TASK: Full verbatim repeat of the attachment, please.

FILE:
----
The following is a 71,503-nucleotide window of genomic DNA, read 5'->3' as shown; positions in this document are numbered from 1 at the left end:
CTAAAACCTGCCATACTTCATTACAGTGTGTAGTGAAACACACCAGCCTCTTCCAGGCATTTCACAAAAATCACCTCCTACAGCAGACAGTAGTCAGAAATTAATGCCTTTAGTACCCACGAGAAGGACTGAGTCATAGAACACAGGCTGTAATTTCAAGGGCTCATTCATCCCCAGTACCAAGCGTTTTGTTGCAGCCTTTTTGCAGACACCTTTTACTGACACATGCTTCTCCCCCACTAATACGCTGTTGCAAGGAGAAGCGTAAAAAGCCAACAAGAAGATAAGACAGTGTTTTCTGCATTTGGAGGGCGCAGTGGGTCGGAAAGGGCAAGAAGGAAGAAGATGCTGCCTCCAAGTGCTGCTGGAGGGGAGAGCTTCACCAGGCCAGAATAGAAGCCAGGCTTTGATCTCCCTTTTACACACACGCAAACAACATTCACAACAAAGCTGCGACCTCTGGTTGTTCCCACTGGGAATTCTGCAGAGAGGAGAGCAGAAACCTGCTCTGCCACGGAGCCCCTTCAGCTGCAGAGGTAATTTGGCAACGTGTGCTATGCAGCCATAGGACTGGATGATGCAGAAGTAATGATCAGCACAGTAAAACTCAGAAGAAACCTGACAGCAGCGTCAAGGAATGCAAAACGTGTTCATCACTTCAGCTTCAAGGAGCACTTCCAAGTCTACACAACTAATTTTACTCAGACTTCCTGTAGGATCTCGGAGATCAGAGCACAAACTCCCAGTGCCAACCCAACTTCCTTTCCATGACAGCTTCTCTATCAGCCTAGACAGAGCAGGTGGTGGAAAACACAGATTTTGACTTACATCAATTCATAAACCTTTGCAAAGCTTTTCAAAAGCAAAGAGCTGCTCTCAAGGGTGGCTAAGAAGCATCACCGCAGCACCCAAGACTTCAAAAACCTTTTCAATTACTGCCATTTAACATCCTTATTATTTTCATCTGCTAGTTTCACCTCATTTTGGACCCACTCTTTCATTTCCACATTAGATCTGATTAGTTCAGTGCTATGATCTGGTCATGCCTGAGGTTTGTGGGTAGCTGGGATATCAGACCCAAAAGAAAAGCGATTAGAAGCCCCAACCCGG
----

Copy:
The following is a 71,503-nucleotide window of genomic DNA, read 5'->3' as shown; positions in this document are numbered from 1 at the left end:
CTAAAACCTGCCATACTTCATTACAGTGTGTAGTGAAACACACCAGCCTCTTCCAGGCATTTCACAAAAATCACCTCCTACAGCAGACAGTAGTCAGAAATTAATGCCTTTAGTACCCACGAGAAGGACTGAGTCATAGAACACAGGCTGTAATTTCAAGGGCTCATTCATCCCCAGTACCAAGCGTTTTGTTGCAGCCTTTTTGCAGACACCTTTTACTGACACATGCTTCTCCCCCACTAATACGCTGTTGCAAGGAGAAGCGTAAAAAGCCAACAAGAAGATAAGACAGTGTTTTCTGCATTTGGAGGGCGCAGTGGGTCGGAAAGGGCAAGAAGGAAGAAGATGCTGCCTCCAAGTGCTGCTGGAGGGGAGAGCTTCACCAGGCCAGAATAGAAGCCAGGCTTTGATCTCCCTTTTACACACACGCAAACAACATTCACAACAAAGCTGCGACCTCTGGTTGTTCCCACTGGGAATTCTGCAGAGAGGAGAGCAGAAACCTGCTCTGCCACGGAGCCCCTTCAGCTGCAGAGGTAATTTGGCAACGTGTGCTATGCAGCCATAGGACTGGATGATGCAGAAGTAATGATCAGCACAGTAAAACTCAGAAGAAACCTGACAGCAGCGTCAAGGAATGCAAAACGTGTTCATCACTTCAGCTTCAAGGAGCACTTCCAAGTCTACACAACTAATTTTACTCAGACTTCCTGTAGGATCTCGGAGATCAGAGCACAAACTCCCAGTGCCAACCCAACTTCCTTTCCATGACAGCTTCTCTATCAGCCTAGACAGAGCAGGTGGTGGAAAACACAGATTTTGACTTACATCAATTCATAAACCTTTGCAAAGCTTTTCAAAAGCAAAGAGCTGCTCTCAAGGGTGGCTAAGAAGCATCACCGCAGCACCCAAGACTTCAAAAACCTTTTCAATTACTGCCATTTAACATCCTTATTATTTTCATCTGCTAGTTTCACCTCATTTTGGACCCACTCTTTCATTTCCACATTAGATCTGATTAGTTCAGTGCTATGATCTGGTCATGCCTGAGGTTTGTGGGTAGCTGGGATATCAGACCCAAAAGAAAAGCGATTAGAAGCCCCAACCCGG